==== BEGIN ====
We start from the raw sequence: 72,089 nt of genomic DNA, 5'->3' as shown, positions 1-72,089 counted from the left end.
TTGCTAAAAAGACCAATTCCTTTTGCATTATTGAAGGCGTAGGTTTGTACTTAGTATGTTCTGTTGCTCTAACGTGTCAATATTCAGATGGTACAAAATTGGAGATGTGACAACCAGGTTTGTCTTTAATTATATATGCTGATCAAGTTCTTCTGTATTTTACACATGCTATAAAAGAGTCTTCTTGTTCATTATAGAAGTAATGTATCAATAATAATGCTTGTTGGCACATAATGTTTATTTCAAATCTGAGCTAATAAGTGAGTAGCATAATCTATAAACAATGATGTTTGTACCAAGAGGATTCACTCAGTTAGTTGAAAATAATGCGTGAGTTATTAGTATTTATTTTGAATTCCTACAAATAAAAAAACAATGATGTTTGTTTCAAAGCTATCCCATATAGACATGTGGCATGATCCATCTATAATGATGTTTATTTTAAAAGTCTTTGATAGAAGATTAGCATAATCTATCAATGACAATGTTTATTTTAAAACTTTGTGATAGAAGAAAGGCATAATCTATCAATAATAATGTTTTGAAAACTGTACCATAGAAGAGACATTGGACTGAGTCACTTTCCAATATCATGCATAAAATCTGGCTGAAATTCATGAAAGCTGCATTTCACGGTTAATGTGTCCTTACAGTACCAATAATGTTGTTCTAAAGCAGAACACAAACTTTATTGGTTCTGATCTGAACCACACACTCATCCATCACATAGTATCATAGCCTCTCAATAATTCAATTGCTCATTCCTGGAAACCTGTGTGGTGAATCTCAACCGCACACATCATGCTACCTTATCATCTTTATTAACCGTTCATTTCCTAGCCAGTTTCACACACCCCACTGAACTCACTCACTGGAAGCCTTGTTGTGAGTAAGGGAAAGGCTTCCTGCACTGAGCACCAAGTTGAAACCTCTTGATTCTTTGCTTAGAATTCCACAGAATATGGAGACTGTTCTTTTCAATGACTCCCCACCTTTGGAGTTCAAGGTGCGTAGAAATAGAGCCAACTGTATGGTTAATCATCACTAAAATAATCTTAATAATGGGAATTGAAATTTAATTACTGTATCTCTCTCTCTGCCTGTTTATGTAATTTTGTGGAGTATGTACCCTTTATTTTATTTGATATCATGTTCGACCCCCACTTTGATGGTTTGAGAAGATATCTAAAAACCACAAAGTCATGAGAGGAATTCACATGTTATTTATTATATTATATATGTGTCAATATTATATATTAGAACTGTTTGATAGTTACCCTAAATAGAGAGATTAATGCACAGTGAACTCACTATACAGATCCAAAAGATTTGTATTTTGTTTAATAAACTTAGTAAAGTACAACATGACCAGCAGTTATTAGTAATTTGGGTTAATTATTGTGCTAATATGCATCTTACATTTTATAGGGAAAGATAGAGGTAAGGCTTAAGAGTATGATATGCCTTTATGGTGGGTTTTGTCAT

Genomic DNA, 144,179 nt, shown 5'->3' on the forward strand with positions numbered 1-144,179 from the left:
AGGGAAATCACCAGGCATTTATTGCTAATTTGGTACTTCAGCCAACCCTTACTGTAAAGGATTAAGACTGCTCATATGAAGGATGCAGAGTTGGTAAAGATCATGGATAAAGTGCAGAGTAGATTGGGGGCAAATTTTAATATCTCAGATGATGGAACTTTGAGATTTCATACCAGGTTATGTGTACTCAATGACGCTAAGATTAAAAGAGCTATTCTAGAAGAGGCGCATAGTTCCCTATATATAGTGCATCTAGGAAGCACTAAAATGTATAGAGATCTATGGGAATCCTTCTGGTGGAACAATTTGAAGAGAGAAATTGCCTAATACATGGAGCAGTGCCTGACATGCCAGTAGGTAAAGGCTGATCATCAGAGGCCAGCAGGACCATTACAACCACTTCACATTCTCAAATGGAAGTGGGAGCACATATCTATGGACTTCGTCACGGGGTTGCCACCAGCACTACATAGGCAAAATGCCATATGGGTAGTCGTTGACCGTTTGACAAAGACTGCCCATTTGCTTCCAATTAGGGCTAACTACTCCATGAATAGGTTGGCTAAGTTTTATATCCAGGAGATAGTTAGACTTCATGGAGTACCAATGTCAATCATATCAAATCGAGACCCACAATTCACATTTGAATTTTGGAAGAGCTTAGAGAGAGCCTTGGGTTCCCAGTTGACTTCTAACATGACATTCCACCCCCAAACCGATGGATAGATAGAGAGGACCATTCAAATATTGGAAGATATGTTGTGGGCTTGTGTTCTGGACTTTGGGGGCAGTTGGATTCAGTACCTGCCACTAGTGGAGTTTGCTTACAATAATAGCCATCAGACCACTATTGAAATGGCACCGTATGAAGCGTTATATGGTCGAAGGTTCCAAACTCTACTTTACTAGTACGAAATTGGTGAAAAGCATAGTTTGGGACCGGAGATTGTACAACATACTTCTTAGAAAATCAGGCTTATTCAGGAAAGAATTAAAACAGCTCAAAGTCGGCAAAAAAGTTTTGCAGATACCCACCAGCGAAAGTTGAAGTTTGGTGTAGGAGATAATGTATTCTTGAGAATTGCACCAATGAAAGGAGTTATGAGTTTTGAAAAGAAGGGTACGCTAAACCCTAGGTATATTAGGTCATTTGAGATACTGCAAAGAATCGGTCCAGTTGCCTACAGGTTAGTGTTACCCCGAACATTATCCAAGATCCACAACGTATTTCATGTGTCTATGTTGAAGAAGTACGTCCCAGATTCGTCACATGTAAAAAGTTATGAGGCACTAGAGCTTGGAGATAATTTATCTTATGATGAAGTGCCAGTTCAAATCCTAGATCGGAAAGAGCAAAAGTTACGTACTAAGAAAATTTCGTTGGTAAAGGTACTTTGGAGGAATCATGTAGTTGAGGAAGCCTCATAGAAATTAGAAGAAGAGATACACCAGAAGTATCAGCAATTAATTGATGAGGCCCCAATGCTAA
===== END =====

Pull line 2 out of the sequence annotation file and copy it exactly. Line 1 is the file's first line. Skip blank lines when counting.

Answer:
TTGCTAAAAAGACCAATTCCTTTTGCATTATTGAAGGCGTAGGTTTGTACTTAGTATGTTCTGTTGCTCTAACGTGTCAATATTCAGATGGTACAAAATTGGAGATGTGACAACCAGGTTTGTCTTTAATTATATATGCTGATCAAGTTCTTCTGTATTTTACACATGCTATAAAAGAGTCTTCTTGTTCATTATAGAAGTAATGTATCAATAATAATGCTTGTTGGCACATAATGTTTATTTCAAATCTGAGCTAATAAGTGAGTAGCATAATCTATAAACAATGATGTTTGTACCAAGAGGATTCACTCAGTTAGTTGAAAATAATGCGTGAGTTATTAGTATTTATTTTGAATTCCTACAAATAAAAAAACAATGATGTTTGTTTCAAAGCTATCCCATATAGACATGTGGCATGATCCATCTATAATGATGTTTATTTTAAAAGTCTTTGATAGAAGATTAGCATAATCTATCAATGACAATGTTTATTTTAAAACTTTGTGATAGAAGAAAGGCATAATCTATCAATAATAATGTTTTGAAAACTGTACCATAGAAGAGACATTGGACTGAGTCACTTTCCAATATCATGCATAAAATCTGGCTGAAATTCATGAAAGCTGCATTTCACGGTTAATGTGTCCTTACAGTACCAATAATGTTGTTCTAAAGCAGAACACAAACTTTATTGGTTCTGATCTGAACCACACACTCATCCATCACATAGTATCATAGCCTCTCAATAATTCAATTGCTCATTCCTGGAAACCTGTGTGGTGAATCTCAACCGCACACATCATGCTACCTTATCATCTTTATTAACCGTTCATTTCCTAGCCAGTTTCACACACCCCACTGAACTCACTCACTGGAAGCCTTGTTGTGAGTAAGGGAAAGGCTTCCTGCACTGAGCACCAAGTTGAAACCTCTTGATTCTTTGCTTAGAATTCCACAGAATATGGAGACTGTTCTTTTCAATGACTCCCCACCTTTGGAGTTCAAGGTGCGTAGAAATAGAGCCAACTGTATGGTTAATCATCACTAAAATAATCTTAATAATGGGAATTGAAATTTAATTACTGTATCTCTCTCTCTGCCTGTTTATGTAATTTTGTGGAGTATGTACCCTTTATTTTATTTGATATCATGTTCGACCCCCACTTTGATGGTTTGAGAAGATATCTAAAAACCACAAAGTCATGAGAGGAATTCACATGTTATTTATTATATTATATATGTGTCAATATTATATATTAGAACTGTTTGATAGTTACCCTAAATAGAGAGATTAATGCACAGTGAACTCACTATACAGATCCAAAAGATTTGTATTTTGTTTAATAAACTTAGTAAAGTACAACATGACCAGCAGTTATTAGTAATTTGGGTTAATTATTGTGCTAATATGCATCTTACATTTTATAGGGAAAGATAGAGGTAAGGCTTAAGAGTATGATATGCCTTTATGGTGGGTTTTGTCAT